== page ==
“[Trump’s] not ever going to become president right? Right?!” former FBI attorney Lisa Page wrote to FBI agent Peter Strzok.
Strzok replied, “No. No he’s not. We’ll stop it.”
The text exchanges between the FBI employees included in Inspector General Michael Horowitz’s 581-page report follow others indicating a bias so strong that it influenced the way Strzok and Page conducted themselves.
“I want to believe the path you threw out for consideration in Andy’s office — that there’s no way he gets elected — but I’m afraid we can’t take that risk,” Strzok wrote Page. “It’s like an insurance policy in the unlikely event you die before you’re 40.”
“Maybe you’re meant to stay where you are because you’re meant to protect the country from that menace,” FBI agent Page texted Strzok in another exchange. “I can protect our country at many levels,” Strzok responded.
It does not take a seasoned FBI investigator to deduce what it means to “stop” a candidate, create an “insurance policy” in case of that candidate’s election, and “protect” the country against “that menace.”
The verbiage certainly exercises Trump partisans. It bothered the more even-keeled inspector general, too.
The specific email in which Strzok talks of stopping Trump, Horowitz explains, “caused us to question the earlier Midyear investigative decisions in which he was involved, and whether he took specific actions in the Midyear investigation based on his political views.”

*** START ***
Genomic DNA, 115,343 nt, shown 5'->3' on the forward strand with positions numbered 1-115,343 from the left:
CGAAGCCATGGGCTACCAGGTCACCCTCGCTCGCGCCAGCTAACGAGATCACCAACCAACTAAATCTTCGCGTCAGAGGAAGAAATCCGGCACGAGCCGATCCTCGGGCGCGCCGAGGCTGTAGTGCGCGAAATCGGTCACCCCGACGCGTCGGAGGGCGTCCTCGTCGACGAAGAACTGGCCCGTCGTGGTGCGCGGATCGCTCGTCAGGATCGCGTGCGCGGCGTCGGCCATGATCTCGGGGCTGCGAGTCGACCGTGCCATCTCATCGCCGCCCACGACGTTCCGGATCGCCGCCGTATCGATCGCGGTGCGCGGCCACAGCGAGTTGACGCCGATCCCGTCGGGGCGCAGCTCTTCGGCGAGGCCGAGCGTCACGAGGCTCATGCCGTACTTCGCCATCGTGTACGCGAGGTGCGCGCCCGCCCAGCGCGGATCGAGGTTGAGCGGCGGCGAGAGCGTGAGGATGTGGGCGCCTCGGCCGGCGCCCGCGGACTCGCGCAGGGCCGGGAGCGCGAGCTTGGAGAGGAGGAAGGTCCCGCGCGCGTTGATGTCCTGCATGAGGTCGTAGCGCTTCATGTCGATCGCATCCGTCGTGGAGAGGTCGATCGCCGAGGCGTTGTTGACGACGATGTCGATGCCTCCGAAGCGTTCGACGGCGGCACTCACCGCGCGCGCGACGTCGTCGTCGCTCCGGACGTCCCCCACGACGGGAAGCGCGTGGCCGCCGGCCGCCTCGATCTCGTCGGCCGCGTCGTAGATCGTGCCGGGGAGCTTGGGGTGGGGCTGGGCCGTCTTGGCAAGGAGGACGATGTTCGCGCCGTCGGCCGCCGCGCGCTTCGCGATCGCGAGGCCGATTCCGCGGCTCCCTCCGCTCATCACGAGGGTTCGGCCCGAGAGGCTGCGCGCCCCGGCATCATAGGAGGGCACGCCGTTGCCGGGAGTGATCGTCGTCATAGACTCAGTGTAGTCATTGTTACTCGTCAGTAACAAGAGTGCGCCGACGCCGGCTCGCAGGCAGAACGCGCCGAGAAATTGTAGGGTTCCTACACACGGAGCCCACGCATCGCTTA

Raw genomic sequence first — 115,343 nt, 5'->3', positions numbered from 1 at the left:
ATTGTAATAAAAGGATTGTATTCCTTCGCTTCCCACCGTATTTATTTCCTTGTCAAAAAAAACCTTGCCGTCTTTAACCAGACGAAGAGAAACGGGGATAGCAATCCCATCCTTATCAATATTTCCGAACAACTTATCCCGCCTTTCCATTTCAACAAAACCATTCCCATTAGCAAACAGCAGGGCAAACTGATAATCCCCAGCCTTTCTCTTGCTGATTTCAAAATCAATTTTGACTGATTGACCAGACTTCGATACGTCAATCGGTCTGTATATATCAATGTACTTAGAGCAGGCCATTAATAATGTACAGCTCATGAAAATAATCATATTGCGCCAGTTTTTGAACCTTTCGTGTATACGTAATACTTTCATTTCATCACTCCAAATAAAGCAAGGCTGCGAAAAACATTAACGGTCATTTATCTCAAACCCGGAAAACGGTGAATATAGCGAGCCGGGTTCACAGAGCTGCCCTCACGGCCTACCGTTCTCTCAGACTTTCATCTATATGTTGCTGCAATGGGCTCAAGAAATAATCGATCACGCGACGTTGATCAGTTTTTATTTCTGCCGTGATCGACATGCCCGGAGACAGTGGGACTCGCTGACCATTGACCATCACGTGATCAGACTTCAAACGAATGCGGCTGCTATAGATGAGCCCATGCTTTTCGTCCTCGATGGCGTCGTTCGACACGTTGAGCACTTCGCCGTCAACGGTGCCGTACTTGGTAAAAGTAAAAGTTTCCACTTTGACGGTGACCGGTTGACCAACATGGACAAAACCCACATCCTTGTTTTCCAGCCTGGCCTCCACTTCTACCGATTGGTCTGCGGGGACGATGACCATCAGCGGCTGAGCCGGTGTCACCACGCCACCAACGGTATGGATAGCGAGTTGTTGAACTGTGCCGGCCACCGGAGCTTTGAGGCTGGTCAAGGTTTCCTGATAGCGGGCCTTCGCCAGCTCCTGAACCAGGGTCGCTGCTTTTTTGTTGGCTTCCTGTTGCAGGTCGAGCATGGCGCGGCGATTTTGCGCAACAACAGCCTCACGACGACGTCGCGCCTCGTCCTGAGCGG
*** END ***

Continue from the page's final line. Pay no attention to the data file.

This includes the delay on acting on the discover of the Anthony Weiner laptop containing Clinton emails. The report states that “we did not have confidence that Strzok’s decision to prioritize the Russia investigation over following up on the Midyear-related investigative lead discovered on the Weiner laptop was free from bias.”
Damningly, and quite ironically, the report notes that those investigating the improper use of personal email accounts to conduct government business improperly used personal email accounts to conduct government business. The inspector general points out that “we learned during the course of our review that Comey, Strzok, and Page used their personal email accounts to conduct FBI business.”
FBI agents stop criminals, not candidates. When they fixate on the latter, they risk becoming the former.